Widgetized Section

Go to Admin » Appearance » Widgets » and move Gabfire Widget: Social into that MastheadOverlay zone

Realistic Public Administration: Revisiting Amelioration

The views expressed are those of the author and do not necessarily reflect the views of ASPA as an organization.

By Thomas E. Poulin, PhD
January 4, 2019

When working with public administrators at any level, or when listening to the concerns of our communities, we often hear the sentiment that all problems should be fully addressed, as if public administrators at any level, in any setting, in any community across the globe, have complete control over outcomes — but this is not so. There will always exist factors beyond our control, beyond our influence, which are confounding parts of any wicked problem – factors which cannot be erased. Public administrators must, from time to time, remind themselves of the limits they face, focusing their efforts on the achievable.

Otto Von Bismark once noted, “politics is the art of the possible.” He was suggesting there will always be some constraints on what a public leader may do. This idea was expounded upon during the Minnowbrook conferences — a series of conferences of scholars and practitioners focusing on public administration. They discussed the concept in terms of amelioration. Amelioration means an improvement – a striving to do better, combined with a recognition that it will never be possible to achieve a perfect outcome that is acceptable to all. We all face unlimited problems with limited resources. We may find constraints of laws and regulations. We may find them in terms of political support and funding. We may find them based upon organizational rules. Whatever the resource—power, funding, staffing, support—we have to understand we will never be able to address all of our problems. The existing problems are complex, and they continue to evolve, joined by emergent problems every day.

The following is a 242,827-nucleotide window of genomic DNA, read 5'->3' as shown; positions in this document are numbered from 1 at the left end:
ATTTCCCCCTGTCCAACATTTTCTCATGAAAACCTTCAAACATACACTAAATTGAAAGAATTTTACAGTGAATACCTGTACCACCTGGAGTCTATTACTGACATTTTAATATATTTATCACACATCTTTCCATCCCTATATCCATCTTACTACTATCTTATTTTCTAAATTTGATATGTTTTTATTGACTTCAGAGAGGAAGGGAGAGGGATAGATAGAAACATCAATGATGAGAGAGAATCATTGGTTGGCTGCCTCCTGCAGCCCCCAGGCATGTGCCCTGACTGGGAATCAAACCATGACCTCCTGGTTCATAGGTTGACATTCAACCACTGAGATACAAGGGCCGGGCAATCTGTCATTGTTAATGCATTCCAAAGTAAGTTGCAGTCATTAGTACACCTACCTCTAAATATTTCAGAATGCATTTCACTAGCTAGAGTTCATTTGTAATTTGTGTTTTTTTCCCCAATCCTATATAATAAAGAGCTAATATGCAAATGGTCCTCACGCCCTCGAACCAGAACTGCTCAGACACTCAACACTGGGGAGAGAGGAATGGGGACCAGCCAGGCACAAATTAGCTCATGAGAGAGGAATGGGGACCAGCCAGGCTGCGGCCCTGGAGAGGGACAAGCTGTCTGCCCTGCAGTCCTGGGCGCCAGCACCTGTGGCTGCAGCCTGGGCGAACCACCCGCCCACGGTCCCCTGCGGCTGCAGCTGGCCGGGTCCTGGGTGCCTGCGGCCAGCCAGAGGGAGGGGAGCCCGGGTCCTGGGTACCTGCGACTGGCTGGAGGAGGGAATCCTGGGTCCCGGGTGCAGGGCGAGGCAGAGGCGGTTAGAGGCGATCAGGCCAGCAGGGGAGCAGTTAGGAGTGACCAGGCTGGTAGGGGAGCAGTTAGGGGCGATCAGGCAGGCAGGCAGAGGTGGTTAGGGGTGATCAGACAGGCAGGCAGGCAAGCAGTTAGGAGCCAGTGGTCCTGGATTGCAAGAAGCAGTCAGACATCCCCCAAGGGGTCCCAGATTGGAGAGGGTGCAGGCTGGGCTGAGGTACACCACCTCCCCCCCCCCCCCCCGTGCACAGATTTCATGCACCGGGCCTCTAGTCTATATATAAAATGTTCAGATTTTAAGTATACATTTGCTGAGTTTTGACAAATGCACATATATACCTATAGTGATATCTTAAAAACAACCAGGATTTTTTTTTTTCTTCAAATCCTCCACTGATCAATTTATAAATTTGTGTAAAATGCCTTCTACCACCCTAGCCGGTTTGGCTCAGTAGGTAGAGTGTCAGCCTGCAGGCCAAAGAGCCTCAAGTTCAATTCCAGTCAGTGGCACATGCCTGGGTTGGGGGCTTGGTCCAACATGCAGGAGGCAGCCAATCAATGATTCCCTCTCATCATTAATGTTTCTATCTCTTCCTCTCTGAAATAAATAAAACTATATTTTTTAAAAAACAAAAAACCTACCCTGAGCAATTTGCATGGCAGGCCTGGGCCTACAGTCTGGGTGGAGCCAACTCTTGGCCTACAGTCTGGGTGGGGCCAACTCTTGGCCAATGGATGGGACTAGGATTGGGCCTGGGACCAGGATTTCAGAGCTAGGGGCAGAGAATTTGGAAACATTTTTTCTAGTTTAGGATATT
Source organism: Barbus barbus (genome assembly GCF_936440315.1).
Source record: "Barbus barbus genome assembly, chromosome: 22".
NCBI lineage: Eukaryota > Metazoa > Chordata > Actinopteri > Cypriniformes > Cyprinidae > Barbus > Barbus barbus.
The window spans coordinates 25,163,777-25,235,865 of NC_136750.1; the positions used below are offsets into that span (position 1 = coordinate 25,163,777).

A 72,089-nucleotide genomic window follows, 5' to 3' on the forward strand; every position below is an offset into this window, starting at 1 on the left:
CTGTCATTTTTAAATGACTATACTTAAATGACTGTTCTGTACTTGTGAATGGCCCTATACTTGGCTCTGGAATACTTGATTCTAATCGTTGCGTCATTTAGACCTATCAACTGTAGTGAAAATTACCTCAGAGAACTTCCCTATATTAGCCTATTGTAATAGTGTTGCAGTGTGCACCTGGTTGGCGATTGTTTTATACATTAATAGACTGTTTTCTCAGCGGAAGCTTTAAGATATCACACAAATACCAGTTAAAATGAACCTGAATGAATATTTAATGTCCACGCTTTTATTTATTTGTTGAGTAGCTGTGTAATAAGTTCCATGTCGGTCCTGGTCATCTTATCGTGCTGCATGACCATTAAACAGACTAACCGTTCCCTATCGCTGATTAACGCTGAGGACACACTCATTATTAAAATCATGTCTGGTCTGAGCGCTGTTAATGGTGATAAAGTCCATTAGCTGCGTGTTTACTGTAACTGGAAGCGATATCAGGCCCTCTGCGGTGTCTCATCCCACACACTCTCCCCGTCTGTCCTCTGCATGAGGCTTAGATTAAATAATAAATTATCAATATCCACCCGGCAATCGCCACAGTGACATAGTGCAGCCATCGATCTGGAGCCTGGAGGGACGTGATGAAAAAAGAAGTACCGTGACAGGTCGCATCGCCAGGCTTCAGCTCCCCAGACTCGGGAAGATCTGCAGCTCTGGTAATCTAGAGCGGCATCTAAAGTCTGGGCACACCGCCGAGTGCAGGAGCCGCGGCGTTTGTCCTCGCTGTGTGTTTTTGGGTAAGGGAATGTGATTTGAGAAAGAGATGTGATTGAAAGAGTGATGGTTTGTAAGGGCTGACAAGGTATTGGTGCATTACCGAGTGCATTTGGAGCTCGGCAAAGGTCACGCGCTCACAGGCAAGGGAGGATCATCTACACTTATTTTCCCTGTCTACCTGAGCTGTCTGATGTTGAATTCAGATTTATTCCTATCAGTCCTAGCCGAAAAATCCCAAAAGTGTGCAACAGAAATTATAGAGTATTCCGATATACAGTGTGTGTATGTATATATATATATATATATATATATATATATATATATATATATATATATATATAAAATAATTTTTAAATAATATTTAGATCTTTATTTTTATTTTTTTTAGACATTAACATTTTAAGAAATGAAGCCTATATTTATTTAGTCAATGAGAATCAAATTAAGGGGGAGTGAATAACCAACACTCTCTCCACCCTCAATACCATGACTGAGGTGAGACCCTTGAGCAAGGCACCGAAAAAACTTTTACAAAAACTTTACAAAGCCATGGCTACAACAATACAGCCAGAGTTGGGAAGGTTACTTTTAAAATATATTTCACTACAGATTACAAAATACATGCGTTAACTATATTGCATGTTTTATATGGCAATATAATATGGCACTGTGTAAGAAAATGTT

This may sound negative, but consider this; Those focusing on amelioration suggested two take-aways, upon which all public administrators should reflect:

  • First, do not become frustrated if you do not achieve a perfect outcome – it is by far the most likely outcome. Instead, keep focused on making incremental changes on an on-going basis, either fixing what is broken or making what is strong better, but recognize that, at some point, your limited resources might be better used elsewhere than trying to achieve those last few percentage points to perfection.
  • Second, be wary of seeming to overpromise to your followers within the organization or to those in the community. We will do our best. We will strive for excellence, but, in some areas, the potential for a perfect outcome is very limited.

Reflecting upon these two points can support the development of a more realistic, more objective view of the challenges faced by public administrators. People with a more realistic view of extant challenges are more likely to engage, and more likely to assess organizations accurately on their accomplishments, as opposed to their inability to achieve an unreachable ideal. For example, in disaster mitigation, we can minimize or reduce risk, but we can never fully eliminate it – we need to do what we can, improving as much as we can, using our limited resources to their greatest potential. It is an ideal we should strive for, but, in doing so, we recognize it is and will remain an unending task, which is why, as public sector leaders, we should be developing the capacities of those who will be taking up the burden when we transition our of our current role or organization. That means having an objective view of what can be done, and what cannot. Leaders do what they can to build the future – they always will.

Author: Thomas E. Poulin, PhD, is a core faculty member of Capella University’s public administration programs. Prior to that, he served in local government for over thirty years. He may be reached at [email protected].

1 Star2 Stars3 Stars4 Stars5 Stars (2 votes, average: 2.50 out of 5)

Leave a Reply

Your email address will not be published. Required fields are marked *